The Jakarta Post
The European Union is confident that the ongoing debate over palm oil with Indonesia will not hamper negotiations on the Indonesia-EU Comprehensive Economic Partnership Agreement (I-EU CEPA).
The bloc had never considered palm oil a trade issue, as no tariff or import duty was imposed on the commodity so far, said Vincent Guérend, the EU’s head of delegation and ambassador to Indonesia and Brunei Darussalam.
“We are not specifically talking about palm oil [in I-EU CEPA], because we have 15 chapters to discuss,” he told The Jakarta Post on Friday. “It may be an aspect in wider issues, but from our point of view, we have no problem at all.”
Guérend said the fifth round of negotiations on the Indonesia-EU CEPA was expected to commence in July, following the fourth round held in February in Surakarta, Central Java.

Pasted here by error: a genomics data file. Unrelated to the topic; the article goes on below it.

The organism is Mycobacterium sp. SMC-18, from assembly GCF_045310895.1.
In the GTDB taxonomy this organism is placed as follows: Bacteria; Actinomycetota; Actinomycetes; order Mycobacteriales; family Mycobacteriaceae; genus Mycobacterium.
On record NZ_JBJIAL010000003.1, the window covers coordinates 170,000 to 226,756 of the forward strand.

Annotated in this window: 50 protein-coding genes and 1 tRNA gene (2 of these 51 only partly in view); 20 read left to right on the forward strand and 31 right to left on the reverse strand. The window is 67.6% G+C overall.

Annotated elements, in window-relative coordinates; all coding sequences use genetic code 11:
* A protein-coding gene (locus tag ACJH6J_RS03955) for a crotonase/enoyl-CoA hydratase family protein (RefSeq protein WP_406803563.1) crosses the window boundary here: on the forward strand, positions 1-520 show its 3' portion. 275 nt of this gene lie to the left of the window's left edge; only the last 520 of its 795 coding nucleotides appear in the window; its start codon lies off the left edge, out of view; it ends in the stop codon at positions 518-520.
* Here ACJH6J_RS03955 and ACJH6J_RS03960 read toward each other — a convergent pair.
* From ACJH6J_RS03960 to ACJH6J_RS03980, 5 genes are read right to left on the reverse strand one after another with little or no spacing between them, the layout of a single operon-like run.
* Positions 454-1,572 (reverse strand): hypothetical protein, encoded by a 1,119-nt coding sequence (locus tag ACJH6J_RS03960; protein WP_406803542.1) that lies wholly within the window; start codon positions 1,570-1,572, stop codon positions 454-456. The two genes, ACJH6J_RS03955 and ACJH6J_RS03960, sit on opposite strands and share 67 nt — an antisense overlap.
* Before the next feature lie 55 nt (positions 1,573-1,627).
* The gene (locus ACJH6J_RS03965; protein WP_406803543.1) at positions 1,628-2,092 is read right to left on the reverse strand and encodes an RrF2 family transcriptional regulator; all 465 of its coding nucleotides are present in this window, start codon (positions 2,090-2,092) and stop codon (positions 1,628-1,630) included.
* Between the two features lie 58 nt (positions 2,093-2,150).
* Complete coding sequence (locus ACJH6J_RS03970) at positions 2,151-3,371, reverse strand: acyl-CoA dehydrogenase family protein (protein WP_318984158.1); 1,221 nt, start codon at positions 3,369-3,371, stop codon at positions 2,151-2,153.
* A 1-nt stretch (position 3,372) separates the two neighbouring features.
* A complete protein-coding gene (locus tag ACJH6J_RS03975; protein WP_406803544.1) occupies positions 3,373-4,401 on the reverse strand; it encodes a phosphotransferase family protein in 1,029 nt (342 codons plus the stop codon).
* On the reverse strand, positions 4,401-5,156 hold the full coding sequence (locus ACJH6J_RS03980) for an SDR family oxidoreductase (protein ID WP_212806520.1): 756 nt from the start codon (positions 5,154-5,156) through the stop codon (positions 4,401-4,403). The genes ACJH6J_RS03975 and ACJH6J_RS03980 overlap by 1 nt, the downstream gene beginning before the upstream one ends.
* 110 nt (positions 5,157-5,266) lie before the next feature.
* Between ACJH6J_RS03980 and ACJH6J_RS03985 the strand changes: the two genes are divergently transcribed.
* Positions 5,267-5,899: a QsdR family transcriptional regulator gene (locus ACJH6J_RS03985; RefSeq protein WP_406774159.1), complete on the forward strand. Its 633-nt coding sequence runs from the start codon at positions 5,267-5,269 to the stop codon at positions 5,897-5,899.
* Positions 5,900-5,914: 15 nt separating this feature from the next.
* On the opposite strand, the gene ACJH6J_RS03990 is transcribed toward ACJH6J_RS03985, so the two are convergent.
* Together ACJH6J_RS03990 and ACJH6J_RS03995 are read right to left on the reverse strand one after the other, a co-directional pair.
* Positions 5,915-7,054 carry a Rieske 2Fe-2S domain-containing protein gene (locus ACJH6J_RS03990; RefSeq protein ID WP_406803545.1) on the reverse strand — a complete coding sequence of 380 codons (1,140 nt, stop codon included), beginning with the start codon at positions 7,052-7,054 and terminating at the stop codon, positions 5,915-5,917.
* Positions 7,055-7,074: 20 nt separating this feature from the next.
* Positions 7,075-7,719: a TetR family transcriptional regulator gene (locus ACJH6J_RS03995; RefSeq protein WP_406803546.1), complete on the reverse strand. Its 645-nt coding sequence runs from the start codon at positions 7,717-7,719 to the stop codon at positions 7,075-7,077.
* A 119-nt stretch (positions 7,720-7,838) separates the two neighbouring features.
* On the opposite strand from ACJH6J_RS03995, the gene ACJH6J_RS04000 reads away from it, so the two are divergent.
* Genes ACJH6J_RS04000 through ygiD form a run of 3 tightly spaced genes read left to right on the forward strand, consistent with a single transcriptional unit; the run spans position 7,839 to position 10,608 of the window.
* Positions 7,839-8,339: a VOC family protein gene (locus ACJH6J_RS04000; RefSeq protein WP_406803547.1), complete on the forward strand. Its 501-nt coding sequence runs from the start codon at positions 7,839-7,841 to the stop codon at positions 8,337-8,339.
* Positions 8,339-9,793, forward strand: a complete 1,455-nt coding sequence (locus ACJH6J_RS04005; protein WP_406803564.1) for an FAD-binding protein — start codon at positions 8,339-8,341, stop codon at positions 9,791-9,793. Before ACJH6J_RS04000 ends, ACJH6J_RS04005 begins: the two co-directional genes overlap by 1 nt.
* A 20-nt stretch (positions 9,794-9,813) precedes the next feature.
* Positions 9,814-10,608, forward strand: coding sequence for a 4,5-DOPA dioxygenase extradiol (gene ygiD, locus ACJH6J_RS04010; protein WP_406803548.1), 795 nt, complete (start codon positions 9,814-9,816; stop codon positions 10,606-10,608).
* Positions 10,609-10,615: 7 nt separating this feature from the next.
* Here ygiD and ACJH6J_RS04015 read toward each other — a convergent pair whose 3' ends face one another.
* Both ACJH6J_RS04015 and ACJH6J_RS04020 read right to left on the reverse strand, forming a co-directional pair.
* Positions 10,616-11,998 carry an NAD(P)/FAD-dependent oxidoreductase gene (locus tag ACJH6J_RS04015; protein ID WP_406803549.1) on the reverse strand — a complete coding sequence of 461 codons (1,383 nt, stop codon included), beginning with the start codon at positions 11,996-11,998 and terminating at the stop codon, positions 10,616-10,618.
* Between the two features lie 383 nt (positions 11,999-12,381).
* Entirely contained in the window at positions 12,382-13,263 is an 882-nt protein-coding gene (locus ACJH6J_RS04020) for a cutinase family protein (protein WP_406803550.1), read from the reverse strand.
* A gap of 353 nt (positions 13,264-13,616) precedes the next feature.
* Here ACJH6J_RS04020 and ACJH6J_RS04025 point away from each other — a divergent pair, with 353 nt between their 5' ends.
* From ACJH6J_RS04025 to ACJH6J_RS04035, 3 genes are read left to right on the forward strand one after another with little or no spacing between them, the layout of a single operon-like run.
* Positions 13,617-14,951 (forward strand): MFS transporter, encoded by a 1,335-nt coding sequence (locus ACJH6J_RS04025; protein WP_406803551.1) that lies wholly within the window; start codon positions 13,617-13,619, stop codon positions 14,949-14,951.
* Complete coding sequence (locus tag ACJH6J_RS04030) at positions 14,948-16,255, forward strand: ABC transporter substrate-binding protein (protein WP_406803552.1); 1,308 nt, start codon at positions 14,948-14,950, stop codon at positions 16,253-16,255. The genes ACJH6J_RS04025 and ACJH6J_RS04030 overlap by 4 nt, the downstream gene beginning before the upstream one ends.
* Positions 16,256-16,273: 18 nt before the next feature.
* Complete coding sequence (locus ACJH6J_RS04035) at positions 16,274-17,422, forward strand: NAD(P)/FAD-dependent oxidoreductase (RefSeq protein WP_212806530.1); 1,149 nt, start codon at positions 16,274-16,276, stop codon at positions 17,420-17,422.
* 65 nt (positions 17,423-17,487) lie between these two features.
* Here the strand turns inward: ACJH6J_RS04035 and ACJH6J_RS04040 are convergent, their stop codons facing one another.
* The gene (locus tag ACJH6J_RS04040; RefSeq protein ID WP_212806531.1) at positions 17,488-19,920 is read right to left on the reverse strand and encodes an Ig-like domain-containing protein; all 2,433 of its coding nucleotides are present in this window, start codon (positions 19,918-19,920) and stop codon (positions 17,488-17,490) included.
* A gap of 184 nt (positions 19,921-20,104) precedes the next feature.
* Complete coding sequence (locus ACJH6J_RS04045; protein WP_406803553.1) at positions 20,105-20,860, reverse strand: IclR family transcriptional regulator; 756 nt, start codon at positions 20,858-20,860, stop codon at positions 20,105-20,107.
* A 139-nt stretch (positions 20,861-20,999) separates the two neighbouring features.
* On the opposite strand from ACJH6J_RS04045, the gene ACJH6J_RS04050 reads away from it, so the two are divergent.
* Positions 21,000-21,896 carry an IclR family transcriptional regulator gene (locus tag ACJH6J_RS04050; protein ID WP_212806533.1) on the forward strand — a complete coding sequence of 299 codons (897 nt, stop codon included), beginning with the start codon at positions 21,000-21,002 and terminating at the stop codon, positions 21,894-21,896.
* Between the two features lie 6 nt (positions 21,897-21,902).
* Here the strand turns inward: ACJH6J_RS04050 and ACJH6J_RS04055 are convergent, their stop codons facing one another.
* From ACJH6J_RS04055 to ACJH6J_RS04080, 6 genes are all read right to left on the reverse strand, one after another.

He said the EU also aimed to resolve non-trade issues in the I-EU CEPA negotiation, such as intellectual property rights as well as laws on labor, competition and public procurement.
The European Parliament has announced plans to phase out palm oil by 2021.
Another issue to be discussed in the July negotiation was investment, and Indonesia continued to have obstacles hampering EU investment, he said.
The Indonesia-EU CEPA, if achieved, will be one of the country’s biggest trade agreements among six ongoing negotiations, including the Indonesia-Australia Comprehensive Economic Partnership Agreement (IA-CEPA) and the Indonesia-European Free Trade Association (EFTA) CEPA.